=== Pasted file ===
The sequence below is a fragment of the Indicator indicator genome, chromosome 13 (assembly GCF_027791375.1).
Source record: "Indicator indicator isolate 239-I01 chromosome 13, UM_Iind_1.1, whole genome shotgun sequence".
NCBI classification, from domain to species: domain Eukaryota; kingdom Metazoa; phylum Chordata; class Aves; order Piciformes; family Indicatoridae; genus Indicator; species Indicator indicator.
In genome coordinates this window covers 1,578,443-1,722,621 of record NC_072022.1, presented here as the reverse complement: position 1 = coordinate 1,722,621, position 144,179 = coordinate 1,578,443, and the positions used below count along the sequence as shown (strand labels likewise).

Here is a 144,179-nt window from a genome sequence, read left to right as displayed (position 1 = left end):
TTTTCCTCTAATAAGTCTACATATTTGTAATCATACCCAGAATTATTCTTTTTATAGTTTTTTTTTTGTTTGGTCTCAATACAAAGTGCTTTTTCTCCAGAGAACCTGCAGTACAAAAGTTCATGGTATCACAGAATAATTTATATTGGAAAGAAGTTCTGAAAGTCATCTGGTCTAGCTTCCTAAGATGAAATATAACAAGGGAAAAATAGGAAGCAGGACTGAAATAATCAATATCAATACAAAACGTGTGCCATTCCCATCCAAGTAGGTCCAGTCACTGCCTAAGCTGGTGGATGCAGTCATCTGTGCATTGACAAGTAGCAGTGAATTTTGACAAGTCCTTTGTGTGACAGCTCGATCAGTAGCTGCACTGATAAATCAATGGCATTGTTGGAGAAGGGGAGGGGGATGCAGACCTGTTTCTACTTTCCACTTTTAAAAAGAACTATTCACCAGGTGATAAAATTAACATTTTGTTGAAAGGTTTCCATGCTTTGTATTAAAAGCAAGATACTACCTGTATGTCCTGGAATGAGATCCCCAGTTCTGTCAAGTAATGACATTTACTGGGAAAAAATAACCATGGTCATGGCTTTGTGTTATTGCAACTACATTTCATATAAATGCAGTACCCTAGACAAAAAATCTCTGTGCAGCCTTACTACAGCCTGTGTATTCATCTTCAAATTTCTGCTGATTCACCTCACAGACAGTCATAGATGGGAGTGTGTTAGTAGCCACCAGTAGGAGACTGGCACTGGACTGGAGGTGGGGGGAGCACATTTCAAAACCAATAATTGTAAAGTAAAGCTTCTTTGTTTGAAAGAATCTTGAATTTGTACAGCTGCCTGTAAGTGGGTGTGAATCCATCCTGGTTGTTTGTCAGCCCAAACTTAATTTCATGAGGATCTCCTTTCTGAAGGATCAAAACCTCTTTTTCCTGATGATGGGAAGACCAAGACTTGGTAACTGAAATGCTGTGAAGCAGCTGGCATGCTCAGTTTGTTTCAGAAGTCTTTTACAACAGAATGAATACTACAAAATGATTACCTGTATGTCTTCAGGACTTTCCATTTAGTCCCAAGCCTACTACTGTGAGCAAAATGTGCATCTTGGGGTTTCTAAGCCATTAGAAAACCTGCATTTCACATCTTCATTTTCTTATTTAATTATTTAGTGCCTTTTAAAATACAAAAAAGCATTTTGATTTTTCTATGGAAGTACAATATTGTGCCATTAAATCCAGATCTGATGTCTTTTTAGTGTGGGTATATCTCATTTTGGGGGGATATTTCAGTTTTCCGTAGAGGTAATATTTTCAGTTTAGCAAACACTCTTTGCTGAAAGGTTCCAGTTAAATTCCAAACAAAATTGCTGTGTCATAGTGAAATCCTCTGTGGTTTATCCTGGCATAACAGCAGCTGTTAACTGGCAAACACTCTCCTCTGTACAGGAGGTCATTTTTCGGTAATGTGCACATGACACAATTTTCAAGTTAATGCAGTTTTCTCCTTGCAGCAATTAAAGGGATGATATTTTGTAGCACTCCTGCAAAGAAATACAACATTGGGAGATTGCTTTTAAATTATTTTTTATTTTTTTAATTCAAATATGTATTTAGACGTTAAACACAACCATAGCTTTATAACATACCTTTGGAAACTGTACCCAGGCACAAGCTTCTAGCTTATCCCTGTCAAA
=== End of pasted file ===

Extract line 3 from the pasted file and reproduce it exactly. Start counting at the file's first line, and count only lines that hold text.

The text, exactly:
NCBI classification, from domain to species: domain Eukaryota; kingdom Metazoa; phylum Chordata; class Aves; order Piciformes; family Indicatoridae; genus Indicator; species Indicator indicator.